PENNSBURY >> Four district students were honored with LYFT character awards at the March meeting of the Pennsbury School Board.
In conjunction with the district’s ongoing character education initiative, students at the elementary, middle and high school levels are spotlighted each month during the school year for possessing positive character assets.
The awards were announced by school board member Gary Sanderson and Steve Wittekind, Pastoral Intern at the Faith Presbyterian Church in Fairless Hills, during the school board’s monthly meeting. Faith Presbyterian is sponsoring the LYFT Character Awards, which come with a monetary donation.
For the month of March, students Aiden Coffman, Brian Coogan, Jeffrey Fecher and Benjamin Revness were recognized for exemplifying the trait of “safety.”
“This award recognizes the recipient as one who places a high value on the well being of self and others,” said Sanderson. “He or she is mindful of current and potential hazards in the environment and brings them to the attention of those in authority.
“He or she also demonstrates good decision-making and avoiding dangerous and potentially dangerous situations and has ideas about how to change things to improve safety,” he continued. “He or she may participate in one or more school or community-based activities that have been designated to ensure the safety of others.”
Aiden Coffman, an eighth grade at William Penn Middle School, was nominated by Lauren Marcinkowski.
According to Marcinkowski, Aiden offers to wipe down and clean desks before and after classes to keep himself and his classmates safe. He always comes prepared for class and wearing his mask, she said.
Marcinkowski also noted that Aiden is conscientious of others and makes sure to maintain an appropriate six-feet of distance between himself and other students. He also understands the need to stay home and learn virtually if he feels unwell, she said.
Brian Coogan, also an eighth grader, attends Charles Boehm Middle School. He was nominated by Thomas Mellon.
According to Mellon, Brian consistently monitors spacing between desks so that everyone remains six feet apart in the classroom. And he will remind others to maintain their distance from one another. He enters the classroom and goes straight to his desk without wandering through the classroom.
Mellon noted that in the hallways, Brian always keeps to the right and will not enter a room without a teacher present. He waits patiently, following COVID guidelines.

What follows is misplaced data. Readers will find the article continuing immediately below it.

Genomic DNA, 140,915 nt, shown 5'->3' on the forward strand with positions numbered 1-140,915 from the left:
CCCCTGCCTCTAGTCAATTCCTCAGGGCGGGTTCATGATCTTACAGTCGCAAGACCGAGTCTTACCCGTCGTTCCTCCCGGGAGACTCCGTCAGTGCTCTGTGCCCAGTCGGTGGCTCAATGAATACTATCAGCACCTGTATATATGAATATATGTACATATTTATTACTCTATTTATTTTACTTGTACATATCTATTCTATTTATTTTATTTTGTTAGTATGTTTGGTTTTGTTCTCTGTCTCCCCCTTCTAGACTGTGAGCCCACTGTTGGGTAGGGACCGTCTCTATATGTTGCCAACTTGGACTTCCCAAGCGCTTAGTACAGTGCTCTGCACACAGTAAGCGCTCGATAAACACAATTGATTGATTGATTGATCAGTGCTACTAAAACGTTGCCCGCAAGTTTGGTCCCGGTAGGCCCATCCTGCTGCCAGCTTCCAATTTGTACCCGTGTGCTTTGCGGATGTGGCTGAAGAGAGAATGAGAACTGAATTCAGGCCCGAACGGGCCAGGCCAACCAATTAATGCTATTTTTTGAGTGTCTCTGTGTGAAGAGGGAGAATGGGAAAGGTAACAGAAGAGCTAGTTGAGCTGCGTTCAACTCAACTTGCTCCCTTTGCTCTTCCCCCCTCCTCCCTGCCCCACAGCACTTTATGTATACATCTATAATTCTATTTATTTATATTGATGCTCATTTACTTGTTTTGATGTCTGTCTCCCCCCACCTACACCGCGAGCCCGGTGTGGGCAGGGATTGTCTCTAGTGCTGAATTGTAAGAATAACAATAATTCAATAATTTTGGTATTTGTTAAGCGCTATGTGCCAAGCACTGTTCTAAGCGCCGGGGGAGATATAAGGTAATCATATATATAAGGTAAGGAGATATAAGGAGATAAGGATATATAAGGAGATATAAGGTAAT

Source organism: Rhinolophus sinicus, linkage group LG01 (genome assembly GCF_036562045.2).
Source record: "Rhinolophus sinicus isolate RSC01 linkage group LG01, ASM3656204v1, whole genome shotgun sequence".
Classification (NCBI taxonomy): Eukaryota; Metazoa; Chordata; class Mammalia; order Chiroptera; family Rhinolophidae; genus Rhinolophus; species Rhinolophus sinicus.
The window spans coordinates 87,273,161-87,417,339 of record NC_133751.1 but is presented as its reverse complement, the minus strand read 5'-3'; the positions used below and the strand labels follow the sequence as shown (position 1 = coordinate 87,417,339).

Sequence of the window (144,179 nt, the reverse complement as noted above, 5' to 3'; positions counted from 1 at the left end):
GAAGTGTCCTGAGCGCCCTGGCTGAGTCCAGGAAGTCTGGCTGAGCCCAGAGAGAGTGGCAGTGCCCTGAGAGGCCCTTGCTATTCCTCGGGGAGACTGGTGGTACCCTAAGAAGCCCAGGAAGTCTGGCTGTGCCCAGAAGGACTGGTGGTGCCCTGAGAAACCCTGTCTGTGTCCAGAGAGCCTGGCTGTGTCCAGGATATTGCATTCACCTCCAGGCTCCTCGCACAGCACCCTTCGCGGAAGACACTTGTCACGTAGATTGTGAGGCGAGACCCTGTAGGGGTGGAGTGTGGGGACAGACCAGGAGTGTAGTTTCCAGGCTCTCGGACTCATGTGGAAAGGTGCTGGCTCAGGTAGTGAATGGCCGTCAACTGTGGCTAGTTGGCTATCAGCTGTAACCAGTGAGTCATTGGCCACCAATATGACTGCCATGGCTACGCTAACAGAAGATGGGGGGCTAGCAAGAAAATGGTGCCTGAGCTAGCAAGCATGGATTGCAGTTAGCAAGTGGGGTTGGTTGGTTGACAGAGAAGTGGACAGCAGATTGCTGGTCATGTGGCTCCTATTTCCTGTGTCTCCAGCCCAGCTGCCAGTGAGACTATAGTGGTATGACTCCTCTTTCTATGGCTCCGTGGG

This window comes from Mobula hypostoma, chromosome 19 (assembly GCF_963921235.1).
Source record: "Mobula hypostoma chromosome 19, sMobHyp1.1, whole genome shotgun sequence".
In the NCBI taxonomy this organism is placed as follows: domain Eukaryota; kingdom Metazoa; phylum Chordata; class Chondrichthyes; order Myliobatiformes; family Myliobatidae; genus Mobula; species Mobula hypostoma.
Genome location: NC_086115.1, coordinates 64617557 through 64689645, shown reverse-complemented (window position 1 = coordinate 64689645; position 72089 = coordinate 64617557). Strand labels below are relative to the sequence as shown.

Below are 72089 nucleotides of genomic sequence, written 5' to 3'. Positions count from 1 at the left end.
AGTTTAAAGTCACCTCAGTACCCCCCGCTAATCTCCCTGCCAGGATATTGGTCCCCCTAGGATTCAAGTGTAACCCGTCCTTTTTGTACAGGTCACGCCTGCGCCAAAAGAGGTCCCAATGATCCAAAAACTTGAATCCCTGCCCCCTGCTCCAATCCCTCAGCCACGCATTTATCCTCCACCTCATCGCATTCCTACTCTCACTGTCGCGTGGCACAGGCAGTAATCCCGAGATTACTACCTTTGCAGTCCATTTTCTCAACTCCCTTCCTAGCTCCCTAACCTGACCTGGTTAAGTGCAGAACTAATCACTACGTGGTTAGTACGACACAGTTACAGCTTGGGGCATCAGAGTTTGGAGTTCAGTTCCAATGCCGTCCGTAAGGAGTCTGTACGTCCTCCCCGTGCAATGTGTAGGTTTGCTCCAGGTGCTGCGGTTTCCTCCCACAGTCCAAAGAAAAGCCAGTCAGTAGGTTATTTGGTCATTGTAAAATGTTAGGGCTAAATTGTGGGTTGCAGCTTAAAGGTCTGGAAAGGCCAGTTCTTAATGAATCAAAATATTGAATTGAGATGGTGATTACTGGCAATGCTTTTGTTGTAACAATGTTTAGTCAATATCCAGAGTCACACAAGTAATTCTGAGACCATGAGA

At the elementary school level, the award goes to Jeffrey Fecher, a fifth grader at Edgewood Elementary School. Jeffrey was nominated by Principal Stephanie Hulquist, Mr. Mount and Mrs. Axler.
Hulquist said that Jeffrey has been a school-wide safety ambassador for three years at Edgewood. He monitors the hallways and provides assistance to students who need help getting to their classrooms. He is extremely compliant with school rules and will notify an adult if he notices a problem or hazard on the playground that should be attended to.
Also being honored at the elementary level is Benjamin Revness. Benjamin is in the third grade at Afton Elementary School and was nominated by Louise Hopkins, Kristin Slota, Laurie Gougher, Craig VanDemark, Trish Baesher, Deb Koehler, Eileen Koch and Mike Ksyniak.
They shared that Benjamin models proper behavior for his peers throughout the school day. He practices internet safety, always wears his mask and will either sanitize his hands or wash them before each class.
He always follows the health and safety plan for the district and will not share games or materials with other students. He keeps a safe distance from others at all times in classrooms, hallways, the cafeteria and on the school bus.
LYFT, an acronym that stands for Lower Makefield, Yardley, Falls and Tullytown, is a volunteer community coalition made up of individuals from all parts of the community to support and strengthen the youth and families of the Pennsbury School District.
Its mission is to create a more positive community environment where youth are safe and can thrive by working to reduce the risks that confront youth such as bullying, drug and alcohol abuse, mental health issues, school violence and delinquency. The coalition also provides support for parents and recognizes students who demonstrate positive character.